MoMA’s Björk Retrospective Takes as Many Risks as the Artist Has Herself

On March 8th, the Museum of Modern Art debuted an innovative and multi-medium retrospective of Björk. Detailing her life and artistry over the past 20 years, the exhibit showcases her work as a singer, composer, and musical innovator.

Björk began her career as the lead singer of the Sugarcubes, a late 80s alt-rock band. From her first solo album, Debut, Björk took her place in music history as the woman who brought electronic dance music to the mainstream. With roots in Euro trip-hop, acid jazz, and the primal thump of electronic music, her eclectic, artistic catalogue provides a depth and complexity to the electronic genre.

The MoMA show is an interactive wonder of new technologies and multimedia pieces. The audience experiences Björk’s music in conjunction with the displayed visual works, poetry, and costumes from her long-standing career.

To begin, museum visitors are played some of Björk’s most famous songs. In Song-lines, Björk croons on top of layers of bells, beeps, strings, and sometimes techno beats providing onlookers a multi-sense soundtrack as they walk through a display of poems written by her frequent Icelandic collaborator, Sjon.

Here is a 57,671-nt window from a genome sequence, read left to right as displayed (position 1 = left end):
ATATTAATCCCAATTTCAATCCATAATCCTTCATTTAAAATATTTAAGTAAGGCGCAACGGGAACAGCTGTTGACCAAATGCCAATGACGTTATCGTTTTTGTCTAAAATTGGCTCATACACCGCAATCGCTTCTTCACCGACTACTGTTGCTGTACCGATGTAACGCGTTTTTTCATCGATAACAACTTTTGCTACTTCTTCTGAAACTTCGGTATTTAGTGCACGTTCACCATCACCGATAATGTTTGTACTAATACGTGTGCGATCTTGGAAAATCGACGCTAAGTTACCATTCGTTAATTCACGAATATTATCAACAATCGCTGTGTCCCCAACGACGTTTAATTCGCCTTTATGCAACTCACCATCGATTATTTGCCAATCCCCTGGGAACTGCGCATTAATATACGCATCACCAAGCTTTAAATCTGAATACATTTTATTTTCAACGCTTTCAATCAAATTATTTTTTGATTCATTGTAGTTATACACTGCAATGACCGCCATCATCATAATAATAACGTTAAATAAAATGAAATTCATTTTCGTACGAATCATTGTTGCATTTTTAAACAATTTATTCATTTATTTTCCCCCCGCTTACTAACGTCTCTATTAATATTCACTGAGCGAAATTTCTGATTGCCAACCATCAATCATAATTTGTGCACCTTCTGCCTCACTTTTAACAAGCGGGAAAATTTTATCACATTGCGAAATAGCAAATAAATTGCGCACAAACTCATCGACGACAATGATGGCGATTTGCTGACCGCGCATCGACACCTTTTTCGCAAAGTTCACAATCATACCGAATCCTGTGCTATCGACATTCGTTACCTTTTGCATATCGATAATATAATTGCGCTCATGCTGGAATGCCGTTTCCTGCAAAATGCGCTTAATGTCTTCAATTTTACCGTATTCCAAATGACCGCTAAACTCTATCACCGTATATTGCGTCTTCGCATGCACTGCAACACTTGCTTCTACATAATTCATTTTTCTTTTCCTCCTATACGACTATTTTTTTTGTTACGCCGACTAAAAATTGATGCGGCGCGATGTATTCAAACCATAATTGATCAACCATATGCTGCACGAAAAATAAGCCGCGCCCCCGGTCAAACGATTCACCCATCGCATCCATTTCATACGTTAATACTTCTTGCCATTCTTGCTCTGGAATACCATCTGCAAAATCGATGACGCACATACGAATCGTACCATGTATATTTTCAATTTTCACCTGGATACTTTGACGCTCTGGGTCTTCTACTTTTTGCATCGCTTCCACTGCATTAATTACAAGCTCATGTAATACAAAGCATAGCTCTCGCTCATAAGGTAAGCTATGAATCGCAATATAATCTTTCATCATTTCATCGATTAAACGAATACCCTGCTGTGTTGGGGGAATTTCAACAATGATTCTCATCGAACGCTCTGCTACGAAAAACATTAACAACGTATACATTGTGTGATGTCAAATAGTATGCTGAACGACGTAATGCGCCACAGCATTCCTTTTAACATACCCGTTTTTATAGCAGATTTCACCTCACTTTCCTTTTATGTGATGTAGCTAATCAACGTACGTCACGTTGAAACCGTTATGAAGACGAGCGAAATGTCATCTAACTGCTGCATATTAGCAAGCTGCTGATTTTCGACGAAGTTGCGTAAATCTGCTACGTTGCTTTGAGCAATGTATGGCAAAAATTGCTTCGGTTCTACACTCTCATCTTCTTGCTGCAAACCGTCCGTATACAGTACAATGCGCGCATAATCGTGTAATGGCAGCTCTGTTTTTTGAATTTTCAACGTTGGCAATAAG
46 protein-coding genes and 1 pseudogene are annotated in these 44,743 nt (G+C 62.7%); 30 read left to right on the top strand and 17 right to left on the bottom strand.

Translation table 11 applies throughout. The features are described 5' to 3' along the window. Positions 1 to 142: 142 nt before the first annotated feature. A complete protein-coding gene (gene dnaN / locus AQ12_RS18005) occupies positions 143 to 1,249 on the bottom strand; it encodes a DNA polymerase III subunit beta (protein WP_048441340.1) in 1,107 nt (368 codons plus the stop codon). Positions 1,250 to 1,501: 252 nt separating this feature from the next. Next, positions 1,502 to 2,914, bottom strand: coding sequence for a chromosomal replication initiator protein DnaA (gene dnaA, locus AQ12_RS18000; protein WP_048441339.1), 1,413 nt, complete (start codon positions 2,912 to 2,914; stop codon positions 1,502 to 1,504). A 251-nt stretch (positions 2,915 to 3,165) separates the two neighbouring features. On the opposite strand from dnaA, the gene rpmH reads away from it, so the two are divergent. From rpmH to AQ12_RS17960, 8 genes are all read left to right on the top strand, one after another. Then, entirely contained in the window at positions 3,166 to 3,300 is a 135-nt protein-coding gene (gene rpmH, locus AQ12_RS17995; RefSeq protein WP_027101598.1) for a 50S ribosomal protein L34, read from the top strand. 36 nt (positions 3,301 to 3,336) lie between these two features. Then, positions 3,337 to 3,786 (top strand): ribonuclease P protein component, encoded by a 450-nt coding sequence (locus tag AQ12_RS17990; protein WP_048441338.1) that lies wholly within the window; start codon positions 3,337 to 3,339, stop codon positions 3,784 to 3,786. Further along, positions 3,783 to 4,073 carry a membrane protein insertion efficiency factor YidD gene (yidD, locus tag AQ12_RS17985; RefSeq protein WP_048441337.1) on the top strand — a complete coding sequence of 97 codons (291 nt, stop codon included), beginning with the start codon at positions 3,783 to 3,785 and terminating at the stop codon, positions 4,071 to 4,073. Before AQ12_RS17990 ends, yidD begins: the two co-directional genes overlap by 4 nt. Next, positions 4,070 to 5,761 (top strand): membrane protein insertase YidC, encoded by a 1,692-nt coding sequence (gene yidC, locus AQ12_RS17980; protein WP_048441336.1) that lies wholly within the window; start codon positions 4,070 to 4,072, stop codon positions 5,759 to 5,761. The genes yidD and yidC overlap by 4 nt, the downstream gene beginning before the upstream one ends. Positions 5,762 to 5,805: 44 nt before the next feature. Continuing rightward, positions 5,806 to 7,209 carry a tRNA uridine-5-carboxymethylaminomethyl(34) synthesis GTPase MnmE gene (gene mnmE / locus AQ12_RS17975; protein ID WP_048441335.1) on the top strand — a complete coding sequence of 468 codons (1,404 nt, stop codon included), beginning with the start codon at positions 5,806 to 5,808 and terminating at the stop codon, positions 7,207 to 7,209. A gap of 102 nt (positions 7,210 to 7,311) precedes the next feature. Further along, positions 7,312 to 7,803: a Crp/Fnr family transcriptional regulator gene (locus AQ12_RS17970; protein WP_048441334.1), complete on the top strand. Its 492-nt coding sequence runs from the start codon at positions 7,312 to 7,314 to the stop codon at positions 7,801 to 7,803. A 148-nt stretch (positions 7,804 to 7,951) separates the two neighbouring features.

The exhibit tracks gallery-goers as they move through the show, changing and adjusting the music as they go. As one moves towards an art piece, the volume of the music increases, fully enveloping the audience member in sound. This fully immersive audiovisual experience gives an intuitive understanding of Björk’s musicianship even to those who are unfamiliar with her work.

The show culminates in Black Lake, a massive music video installation in a cavernous room. More than 40 speakers, two screens, and thousands of felt cones decorate the expansive space, and together they provide a truly spectacular visual display. From almost complete darkness, things quickly escalate into a full-on virtual performance – a coming together of elements from throughout the show.

Björk has made her career by pushing the boundaries of music and technology. The MoMA’s career-spanning retrospective takes as many risks as the artist herself – it is an avant-garde exhibit for an avant-garde artist.

MoMA’s Bjork Retrospective runs through June 7th, 2015

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